A Field Guide to the Flavia de Luce Mystery Series

A Field Guide to the Flavia de Luce Mystery Series

Alan Bradley, born in Ontario had two older sisters. His father left the family during Alan’s early years. Alan withdrew into the world of books, often reading in a cemetery. His award-winning Flavia de Luce Mysteries set not in Canada, but in rural England described an eleven-year-old girl who shared a family situation similar to that of the author. Her mother, Harriet de Luce, heir to Buckshaw, died in a mountain climbing accident before Flavia got to know her. Flavia had two sisters, the bane of her existence. Her father, so disabled by grief seemed more interested in collecting stamps than in his family or in rescuing their home from impending bankruptcy. At times Flavia escaped her woes by lying among the gravestones, imagining her own funeral and burial.

Despite this apparent sadness, Bradley’s novels have delighted readers around the world. His work, translated into most European languages, Mandarin Chinese and Japanese, will soon take the form of a CBC television series. His current plans proposed to extend the Flavia de Luce Mysteries to ten books. This Field Guide relied on the first three books in the series but may assist the uninitiated.

The Time: The first three mysteries played out during the summer of 1950.

The Household: Within Buckshaw, the disintegrating ancestral home of the de Luce family, dwelled Colonel Haviland de Luce, who married his cousin Harriet; their three daughters, Ophelia (Feely) 17, Daphne (Daffy) 13, and Flavia; Dogger, a former British POW who tends the cucumbers, keeps the hinges and locks well-oiled, and protects the Colonel and the free-spirited Flavia; Mrs. Mullet, the less than award-winning cook, and Aunt Felicity, sure to be played by someone like Maggie Smith in the TV series. The Buckshaw dynamic fit somewhere between that of Downton Abbey and The Addams Family, with a touch of Arsenic and Old Lace, added for flavor. One of Feely’s admirers likened the three de Luce girls to the Bronte sisters, but Flavia insists, “Compared with my life Cinderella was a spoiled brat.”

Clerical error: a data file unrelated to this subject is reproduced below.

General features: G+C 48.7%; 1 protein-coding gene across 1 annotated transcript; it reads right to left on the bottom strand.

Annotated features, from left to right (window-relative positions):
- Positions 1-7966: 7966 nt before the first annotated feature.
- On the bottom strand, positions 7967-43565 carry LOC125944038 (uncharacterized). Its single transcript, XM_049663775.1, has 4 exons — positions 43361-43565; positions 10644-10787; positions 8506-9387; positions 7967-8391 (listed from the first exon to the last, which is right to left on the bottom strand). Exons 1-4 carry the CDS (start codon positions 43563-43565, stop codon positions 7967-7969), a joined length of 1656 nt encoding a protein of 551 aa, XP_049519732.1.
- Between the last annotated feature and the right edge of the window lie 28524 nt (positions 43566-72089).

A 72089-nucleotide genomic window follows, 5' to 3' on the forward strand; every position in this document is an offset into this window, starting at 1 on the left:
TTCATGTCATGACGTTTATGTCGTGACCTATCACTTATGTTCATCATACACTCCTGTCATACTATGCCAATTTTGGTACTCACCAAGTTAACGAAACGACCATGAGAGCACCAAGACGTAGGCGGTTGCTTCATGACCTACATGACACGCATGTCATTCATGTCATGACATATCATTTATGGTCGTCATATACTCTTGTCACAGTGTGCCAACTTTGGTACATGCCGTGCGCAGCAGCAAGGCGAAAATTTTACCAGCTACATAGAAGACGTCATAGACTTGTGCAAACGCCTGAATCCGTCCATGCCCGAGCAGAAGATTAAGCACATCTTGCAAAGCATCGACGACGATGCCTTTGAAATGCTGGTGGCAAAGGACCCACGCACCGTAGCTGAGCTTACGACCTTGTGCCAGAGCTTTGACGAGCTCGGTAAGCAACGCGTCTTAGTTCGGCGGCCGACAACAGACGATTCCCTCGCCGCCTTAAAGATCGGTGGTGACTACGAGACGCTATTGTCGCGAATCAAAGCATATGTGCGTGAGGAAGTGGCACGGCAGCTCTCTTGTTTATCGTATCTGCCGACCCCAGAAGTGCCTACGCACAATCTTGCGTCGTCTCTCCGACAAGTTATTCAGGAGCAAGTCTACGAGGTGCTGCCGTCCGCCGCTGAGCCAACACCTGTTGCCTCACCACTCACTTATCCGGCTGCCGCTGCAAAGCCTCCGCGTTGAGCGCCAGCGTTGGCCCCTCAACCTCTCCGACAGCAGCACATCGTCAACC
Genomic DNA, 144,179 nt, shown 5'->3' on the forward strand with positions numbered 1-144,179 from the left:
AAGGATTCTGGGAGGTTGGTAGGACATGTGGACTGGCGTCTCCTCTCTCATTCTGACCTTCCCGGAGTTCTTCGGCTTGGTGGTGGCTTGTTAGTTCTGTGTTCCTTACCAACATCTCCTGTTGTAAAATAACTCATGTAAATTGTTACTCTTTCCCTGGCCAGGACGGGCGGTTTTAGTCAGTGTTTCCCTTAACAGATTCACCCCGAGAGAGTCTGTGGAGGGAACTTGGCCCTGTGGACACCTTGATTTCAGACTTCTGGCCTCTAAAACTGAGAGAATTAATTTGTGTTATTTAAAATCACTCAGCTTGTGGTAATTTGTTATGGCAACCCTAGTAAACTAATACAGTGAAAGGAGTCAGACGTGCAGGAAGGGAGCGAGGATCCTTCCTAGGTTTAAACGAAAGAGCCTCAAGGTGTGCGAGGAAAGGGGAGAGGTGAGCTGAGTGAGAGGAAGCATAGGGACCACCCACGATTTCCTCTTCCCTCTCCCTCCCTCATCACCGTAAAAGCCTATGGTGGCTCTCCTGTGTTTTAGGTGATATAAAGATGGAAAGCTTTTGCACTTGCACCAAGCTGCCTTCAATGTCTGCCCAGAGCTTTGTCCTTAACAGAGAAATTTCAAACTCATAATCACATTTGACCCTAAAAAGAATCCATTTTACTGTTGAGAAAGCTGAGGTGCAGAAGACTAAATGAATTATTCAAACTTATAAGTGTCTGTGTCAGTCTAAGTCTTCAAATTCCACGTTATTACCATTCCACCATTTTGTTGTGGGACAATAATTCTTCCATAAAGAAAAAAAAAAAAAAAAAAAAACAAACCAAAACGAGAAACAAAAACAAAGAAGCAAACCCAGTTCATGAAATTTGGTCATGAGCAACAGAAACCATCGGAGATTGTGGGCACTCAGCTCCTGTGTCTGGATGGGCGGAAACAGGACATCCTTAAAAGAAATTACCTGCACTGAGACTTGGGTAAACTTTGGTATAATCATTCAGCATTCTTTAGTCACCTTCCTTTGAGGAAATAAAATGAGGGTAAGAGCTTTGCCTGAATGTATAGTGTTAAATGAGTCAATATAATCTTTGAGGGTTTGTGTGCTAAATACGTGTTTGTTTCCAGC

The Setting: “Bishop’s Lacey, a notable hotbed of crime,” where murder and larceny abound. Maps of the area come with book two: The Weed that Strings the Hangman’s Bag and book three: Red Herring without Mustard. In them, Alan Bradley painted a detailed panorama of the English countryside with the quaint and dilapidated, common and aristocratic, festive and melancholy, pressed together cheek by jowl.

The Protagonist: Flavia, drummed out of the Girl Guides for “behavior unbecoming,” described herself as, “a master of the forked tongue” whose “particular passion was poison.” She actually “poisoned” Feely, but found that revenge cut both ways. Since Flavia sat front-and-center at the death of one victim, “discovered” the bodies of two others and dug-up the details of three different suspicious deaths, you have to ask yourself, was she a master criminal, a psychopath or perhaps the younger version of Miss Marple or Father Brown?

She quotes Shakespeare, Dickens and the Greek classics on almost every page; translates Latin, comments on the masterpieces of classical music and art, but shines most brightly in her delight for chemistry and chemists. Yet, for all her vast knowledge, quick wit and deductive powers, there’s no mention of schooling. Flavia de Luce avails herself of libraries. She cleverly extracts information from human and inanimate sources.

You might say that Flavia was the product of home-schooling. Feely, an accomplished pianist, when not gazing at herself in the looking-glass, exposed her sisters to concertos and symphonies on a daily basis. At each meal, Daffy read aloud the best of world literature. Flavia seemed to have absorbed every note and word, although her reading tended toward chemistry, diaries, confidential reports and library archives.

While her more proper, older sisters stayed at home wailing, during family emergencies, Flavia, wearing her well-worn dress, sensible shoes and white socks rode Gladys, her BSA bicycle, “with three speeds and a forgiving disposition” to the rescue. The bike, which once belonged to Harriet, proved to Flavia a truly “adventurous female with Dunlop tires.” It faithfully served as an appropriate steed for this eleven-year-old with mousy-brown pigtails as she courageously delved for solutions.

Flavia shared her mother’s free-spirit. She feared neither dark of night, nor rising waters, nor filth, nor graveyards, nor the dead, nor intrusions into forbidden buildings. Consequently, she often took her lumps, and in the words of Jacques Cousteau, she barely escaped with her life. She sought recognition, denied by her family by solving crimes before the police had a chance. Unfortunately, the constabulary often failed to appreciate her efforts.

Alan Bradley wrapped Flavia de Luce in rich language and carefully worded detail. Her mysteries entertain, educate and encourage. It surprised me that the author confessed in an interview that he didn’t know much about chemistry before he invented Flavia. Although there was one diagnostic reaction that I would take with a milligram of sodium chloride, I’m sure that Bradley and Flavia will spawn a wild enthusiasm for chemistry and in particular toxicology.

I look forwardto reading the rest of the series.

Bradley, Alan. The Sweetness at the Bottom of the Pie. New York: Delacorte Press, 2009.

Bradley, Alan. The Weed that Strings the Hangman’s Bag. New York: Delacorte Press, 2010.

Bradley, Alan. A Red Herring without Mustard. New York: Delacorte Press, 2011.

(© 2013 Donald J. Mulcare)

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